Like many of the members of the Fellowship, Frodo saw war, and he certainly was in mortal danger on many other occasions: his injuries on Weathertop and in Shelob's lair, for instance, or the flight from Moria. While none of these events substantially sets him apart from other members of the Fellowship, they are, taken as a whole, indicative of a clear history of trauma. And setting Frodo even further apart, of course, is the Ring. As bearer of the One Ring, the Ring of Power that is ever-leeching upon his mind and upon which the fate of Middle-earth itself rests, Frodo exists in psychological state that is unnaturally tenuous: for him, even small moments of trauma carry substantial weight and make substantial impact. In clinical terms, then, we might say that Frodo is under two stressors: the primary stressor of the weight and power of the One Ring and the secondary stressor of life-threatening physical situations at the hands of monster, demon, and man alike.
Once the existence of a stressor is established, Post-Traumatic Stress Disorder is typically diagnosed by one of three distinct symptoms: (1) the reliving of the event in the form of nightmares and, particularly, flashbacks; (2) the "[p]ersistent avoidance of stimuli associated with the trauma and numbing of general responsiveness"; and (3) the changing of personal demeanor and behavior ("Posttraumatic Stress Disorder" 468). The third of these symptoms, a generalized change in demeanor and behavior, is clear enough throughout the course of Frodo's journey to Mordor; but it is only after the destruction of the One Ring (his primary stressor) at Mount Doom that we can begin to speak of Frodo post-trauma.
The first sign of lasting change in Frodo's character occurs within hours of his rescue from Mordor, immediately after his reunion with the surviving members of the Fellowship in Ithilien. Removing his old raiment and preparing to dress for a feast in his honor, Frodo is very reluctant to wear a sword, even an ornamental one (LotR VI:4, 933). (13) Such behavior would be familiar to Tolkien from his war experiences, as an aversion to violence is a common post-traumatic symptom of combat veterans in particular. This is not to say that Frodo was a violent, hardened warrior before his journey to Mordor--just as one cannot say the same for the generation of young men who went to the trenches of northern France--but Frodo had previously worn (and used) blades with pride. His unwillingness to wear one in Ithilien seems to be the result of a change in his character: he is simply no longer comfortable with bearing a weapon. The lingering trauma of his experiences destroying the Ring is already beginning to prey upon his still-fragile mind.
Frodo's symptoms of Post-Traumatic Stress Disorder grow stronger as he begins to journey back toward the Shire. Indeed, it is at the Ford of Bruinen, the site of his miraculous escape from the Ringwraiths, that the form of Frodo's anxiety comes into startling clarity:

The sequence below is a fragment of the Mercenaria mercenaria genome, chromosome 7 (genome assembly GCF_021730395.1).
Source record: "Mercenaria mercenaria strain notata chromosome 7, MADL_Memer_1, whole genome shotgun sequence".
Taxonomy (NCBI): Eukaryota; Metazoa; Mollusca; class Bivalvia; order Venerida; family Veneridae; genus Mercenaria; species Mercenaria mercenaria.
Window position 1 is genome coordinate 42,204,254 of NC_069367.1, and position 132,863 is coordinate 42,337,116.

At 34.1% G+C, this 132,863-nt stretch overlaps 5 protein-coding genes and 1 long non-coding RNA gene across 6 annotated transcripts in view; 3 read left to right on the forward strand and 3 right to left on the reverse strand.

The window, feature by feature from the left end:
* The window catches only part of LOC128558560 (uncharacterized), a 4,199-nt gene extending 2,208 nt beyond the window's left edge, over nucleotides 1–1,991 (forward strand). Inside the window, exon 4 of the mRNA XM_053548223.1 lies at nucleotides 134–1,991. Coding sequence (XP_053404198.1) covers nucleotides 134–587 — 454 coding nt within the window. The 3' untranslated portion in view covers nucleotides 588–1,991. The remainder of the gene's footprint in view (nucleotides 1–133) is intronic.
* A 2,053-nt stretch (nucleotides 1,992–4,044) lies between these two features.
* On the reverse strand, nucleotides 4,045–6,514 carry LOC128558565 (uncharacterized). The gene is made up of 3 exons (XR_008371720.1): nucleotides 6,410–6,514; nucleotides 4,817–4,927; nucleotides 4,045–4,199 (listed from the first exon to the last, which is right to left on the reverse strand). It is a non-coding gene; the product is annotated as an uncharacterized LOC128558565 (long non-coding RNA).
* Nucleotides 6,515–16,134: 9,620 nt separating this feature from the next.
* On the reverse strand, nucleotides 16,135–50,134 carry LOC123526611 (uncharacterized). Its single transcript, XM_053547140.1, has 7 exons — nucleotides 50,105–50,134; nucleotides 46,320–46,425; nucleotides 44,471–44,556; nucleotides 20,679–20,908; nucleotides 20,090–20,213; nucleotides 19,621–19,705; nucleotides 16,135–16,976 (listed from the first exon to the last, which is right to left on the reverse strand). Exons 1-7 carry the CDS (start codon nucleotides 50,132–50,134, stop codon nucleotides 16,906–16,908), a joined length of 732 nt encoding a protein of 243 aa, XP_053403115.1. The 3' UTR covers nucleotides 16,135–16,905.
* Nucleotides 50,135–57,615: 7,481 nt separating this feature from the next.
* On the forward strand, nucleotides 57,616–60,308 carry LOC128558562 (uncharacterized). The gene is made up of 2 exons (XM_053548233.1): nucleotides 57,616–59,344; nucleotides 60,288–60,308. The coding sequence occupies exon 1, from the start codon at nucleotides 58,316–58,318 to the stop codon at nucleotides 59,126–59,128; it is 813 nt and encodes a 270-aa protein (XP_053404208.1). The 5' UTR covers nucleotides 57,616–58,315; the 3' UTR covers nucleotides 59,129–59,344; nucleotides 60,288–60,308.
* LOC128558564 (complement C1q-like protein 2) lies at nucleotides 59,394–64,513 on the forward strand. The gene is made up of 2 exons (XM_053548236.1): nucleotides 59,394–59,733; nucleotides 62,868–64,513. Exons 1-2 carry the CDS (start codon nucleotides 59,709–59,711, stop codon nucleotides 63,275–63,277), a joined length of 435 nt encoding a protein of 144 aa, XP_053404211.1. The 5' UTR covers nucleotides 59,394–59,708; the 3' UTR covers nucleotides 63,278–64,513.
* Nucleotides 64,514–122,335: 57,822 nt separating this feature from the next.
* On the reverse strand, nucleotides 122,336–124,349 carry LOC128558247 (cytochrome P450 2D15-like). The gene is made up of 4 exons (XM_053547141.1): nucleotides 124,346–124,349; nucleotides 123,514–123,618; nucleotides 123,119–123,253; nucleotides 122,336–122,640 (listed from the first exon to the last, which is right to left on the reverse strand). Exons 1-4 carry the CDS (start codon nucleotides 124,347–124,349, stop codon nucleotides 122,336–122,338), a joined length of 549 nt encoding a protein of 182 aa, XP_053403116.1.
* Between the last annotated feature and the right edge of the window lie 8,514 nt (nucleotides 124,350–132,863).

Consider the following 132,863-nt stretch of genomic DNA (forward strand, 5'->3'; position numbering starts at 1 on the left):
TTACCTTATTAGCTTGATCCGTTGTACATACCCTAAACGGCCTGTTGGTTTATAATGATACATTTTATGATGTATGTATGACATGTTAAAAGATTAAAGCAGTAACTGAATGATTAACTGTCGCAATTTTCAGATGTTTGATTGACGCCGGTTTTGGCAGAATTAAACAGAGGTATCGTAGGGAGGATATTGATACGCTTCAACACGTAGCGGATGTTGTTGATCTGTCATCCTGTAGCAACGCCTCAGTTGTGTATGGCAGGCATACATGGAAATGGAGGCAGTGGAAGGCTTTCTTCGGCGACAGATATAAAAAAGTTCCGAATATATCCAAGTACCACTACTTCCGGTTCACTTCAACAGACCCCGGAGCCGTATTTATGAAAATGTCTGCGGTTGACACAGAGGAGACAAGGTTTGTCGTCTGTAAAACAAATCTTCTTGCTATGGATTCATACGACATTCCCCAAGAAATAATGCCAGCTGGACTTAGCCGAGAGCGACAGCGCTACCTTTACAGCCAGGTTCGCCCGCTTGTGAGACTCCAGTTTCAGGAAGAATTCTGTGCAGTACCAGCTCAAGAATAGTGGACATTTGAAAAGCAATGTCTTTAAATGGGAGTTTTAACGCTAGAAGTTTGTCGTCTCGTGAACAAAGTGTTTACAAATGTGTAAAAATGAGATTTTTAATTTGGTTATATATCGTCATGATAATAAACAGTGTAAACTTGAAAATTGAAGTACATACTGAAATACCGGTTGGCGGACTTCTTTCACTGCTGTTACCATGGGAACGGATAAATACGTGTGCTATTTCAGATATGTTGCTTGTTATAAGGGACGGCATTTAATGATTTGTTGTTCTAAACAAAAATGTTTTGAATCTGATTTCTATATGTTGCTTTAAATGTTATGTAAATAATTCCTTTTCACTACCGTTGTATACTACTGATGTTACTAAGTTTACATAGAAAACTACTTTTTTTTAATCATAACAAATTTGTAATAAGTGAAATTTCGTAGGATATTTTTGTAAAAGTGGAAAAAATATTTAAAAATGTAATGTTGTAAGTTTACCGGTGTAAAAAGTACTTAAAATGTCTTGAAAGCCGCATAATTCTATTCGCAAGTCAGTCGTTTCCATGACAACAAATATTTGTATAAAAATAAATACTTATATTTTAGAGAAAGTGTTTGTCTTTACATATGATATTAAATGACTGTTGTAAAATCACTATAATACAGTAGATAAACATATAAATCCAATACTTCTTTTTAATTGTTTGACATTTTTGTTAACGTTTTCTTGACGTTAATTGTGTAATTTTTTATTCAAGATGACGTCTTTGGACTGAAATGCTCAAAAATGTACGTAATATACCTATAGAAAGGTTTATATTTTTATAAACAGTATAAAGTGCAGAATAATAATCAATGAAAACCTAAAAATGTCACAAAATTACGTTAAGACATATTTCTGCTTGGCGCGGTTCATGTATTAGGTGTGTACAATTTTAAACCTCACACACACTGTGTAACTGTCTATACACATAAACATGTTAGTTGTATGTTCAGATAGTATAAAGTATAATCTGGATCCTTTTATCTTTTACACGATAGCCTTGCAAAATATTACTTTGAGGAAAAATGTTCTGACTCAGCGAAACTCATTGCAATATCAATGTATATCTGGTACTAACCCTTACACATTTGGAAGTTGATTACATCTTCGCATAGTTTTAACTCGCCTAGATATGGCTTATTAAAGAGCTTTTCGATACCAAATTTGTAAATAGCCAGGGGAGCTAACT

At last the hobbits had their faces turned towards home. They were eager now to see the Shire again; but at first they rode only slowly, for Frodo had been ill at ease. When they came to the Ford of Bruinen, he had halted, and seemed 10th to ride into the stream; and they noted that for a while his eyes appeared not to see them or things about him. All that day he was silent. It was the sixth of October. "Are you in pain, Frodo?" said Gandalf quietly as he rode by Frodo's side. "Well, yes I am," said Frodo. "It is my shoulder. The wound aches, and the memory of darkness is heavy on me. It was a year ago today." "Alas! there are some wounds that cannot be wholly cured," said Gandalf. "I fear it may be so with mine," said Frodo. "There is no real going back. Though I may come to the Shire, it will not seem the same; for I shall not be the same. I am wounded with knife, sting, and tooth, and a long burden. Where shall I find rest?" Gandalf did not answer. (VI:7, 967)
All the major symptoms of shellshock are here. Frodo is "ill at ease," a far cry from the young and vibrant hobbit who set out from the Shire. Surely all of the members of the Fellowship have been changed by their journey, but Frodo's change in demeanor is set out in particular: they do not need to ride slowly for Sam, Merry, or Pippin, but for Frodo alone. One year had passed since Frodo's injury on Weathertop, and no doubt seeing the Ford again--where he nearly died of the Ringwraith's wound--helped to trigger the recollection of that trauma. The Ford therefore represents multiple traumas for Frodo: the fight with the Ringwraiths and its resulting wound, as well as the near-death experience that resulted from it. Frodo's unwillingness to cross the stream is symptomatic of both an avoidance of trauma-related stimuli (i.e., the stream), and a sign of Frodo's flashback to his wounding on Weathertop.
Frodo's unwillingness to wear a sword in Ithilien has, by the time the hobbits return to find the Shire in the hands of Saruman/Sharkey, turned into outright pacifism. At The Green Dragon in Bywater, the hobbits encounter the first of the ruffians who have overrun their beloved country. When one of them insults "King's messengers," Pippin is so incensed that he draws his blade (VI:8, 982). Merry and Sam do likewise, but Frodo most conspicuously does not. And after the ruffians flee, Frodo is alone in his pity for Lotho. When Pippin remarks on the irony in their fighting to rescue Lotho, Frodo makes his irenic hopes clear: "nobody is to be killed at all, if it can be helped"(VI:8, 983). Merry's reaction is perceptive, and worth note: